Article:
I could start this essay the ol’ fashioned way. You know “the days were hot, the nights were cold,” yada, yada, yada. The days were hot and the nights were hot but not as hot. What would you expect? It’s India, my friend. IT’S ALWAYS HOT. But you don’t want to know about the temperature, you want to know about the experience. And that is what you shall get.
We left for India 2 days before school left. That means that I had to take all of my finals 2 days before everyone else (No, I’m not complaining). My last week on U.S. soil was divided between packing items and studying. But the night before, even though I was tried and never wanted to see another t-shirt or sigma sign, I was excited. For the first time in 8 years, I would see my relatives. My uncles and aunts and cousins and grandmas and grandpas, the whole gang.
We woke up at 2:00 a.m. To some, that would have been impossible. But for me, it was too much fun. I had always associated getting up early with a good time so the earlier, the better. We checked all of the items, and left. We got to St. Paul International Airport, went through the metal detectors and boarded. And then show-time. We took off!
After 4 planes, 3 layovers and 10 hours’ worth of delays, my family and I got home. When we stepped out into the night, the first thing I felt was the humidity. It was 100 degrees with 55% humidity at 2:00 a.m.! And I vividly remember thinking “What have we got ourselves into?” I met my uncle for the second time in my life, boarded a bus and rode for 12 hours to get into the heartland of southern India. We had reached my birthplace, Madurai.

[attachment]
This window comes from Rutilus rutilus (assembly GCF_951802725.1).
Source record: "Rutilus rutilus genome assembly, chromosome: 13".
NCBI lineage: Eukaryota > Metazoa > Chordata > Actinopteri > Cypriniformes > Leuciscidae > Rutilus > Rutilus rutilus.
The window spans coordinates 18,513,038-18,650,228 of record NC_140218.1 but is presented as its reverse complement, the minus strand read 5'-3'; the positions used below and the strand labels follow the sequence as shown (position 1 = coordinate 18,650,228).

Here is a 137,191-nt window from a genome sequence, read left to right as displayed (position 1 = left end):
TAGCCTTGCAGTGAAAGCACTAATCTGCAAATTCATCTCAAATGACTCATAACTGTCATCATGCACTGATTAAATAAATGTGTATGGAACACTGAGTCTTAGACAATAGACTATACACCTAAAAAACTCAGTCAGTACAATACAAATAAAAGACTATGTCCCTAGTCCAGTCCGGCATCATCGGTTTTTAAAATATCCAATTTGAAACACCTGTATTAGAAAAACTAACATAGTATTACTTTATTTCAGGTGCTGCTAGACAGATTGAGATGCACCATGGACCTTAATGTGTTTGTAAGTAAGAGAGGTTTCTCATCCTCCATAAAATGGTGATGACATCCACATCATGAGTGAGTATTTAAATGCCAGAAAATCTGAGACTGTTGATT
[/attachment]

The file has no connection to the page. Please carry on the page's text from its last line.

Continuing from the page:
Since I grew up in the slums of India, we didn’t go to any resorts or amusement parks or anything of the sort. The whole vacation was spent either on a bus, traveling or inside a relative’s house, talking. And I must say that talking that summer was a lot more interesting than a roller coaster ride.
The next month and half just disappeared. We traveled over 300 miles, going from uncle to grandpa to cousin, throughout all of India. The landscape? Beyond words. But if I had to describe it, imagine the rolling hills of Africa’s plains, mixed with palm trees and lakes speckled throughout like blueberries in the brown, Indian sand pancake batter.
And the food (it needs its own paragraph). I used to think that my mother’s cooking was the epitome of Indian cuisine. Boy, was I wrong! Everywhere, street vendors were selling delicious, exotic cooking. I gained 10 pounds by just eating! But like the sweet, light, milky flavor of “palkova,” my time in India was fading.
The last day was bittersweet. I was looking forward to using a real bathroom, seeing my friends and feeling the sensation of “cold.” But this would the last time that I would see my family for a long time. My cousin was getting married soon; my other cousin was going to college. Life in India was so different from the last time I was here and I can only imagine how differently it will be when I come back. That last day, there were a lot of tears. Not me though, until some…uuh…dust got into my eye. When we stepped on the bus, I looked back to see everyone gathered, waving for possibly the last time in my life.
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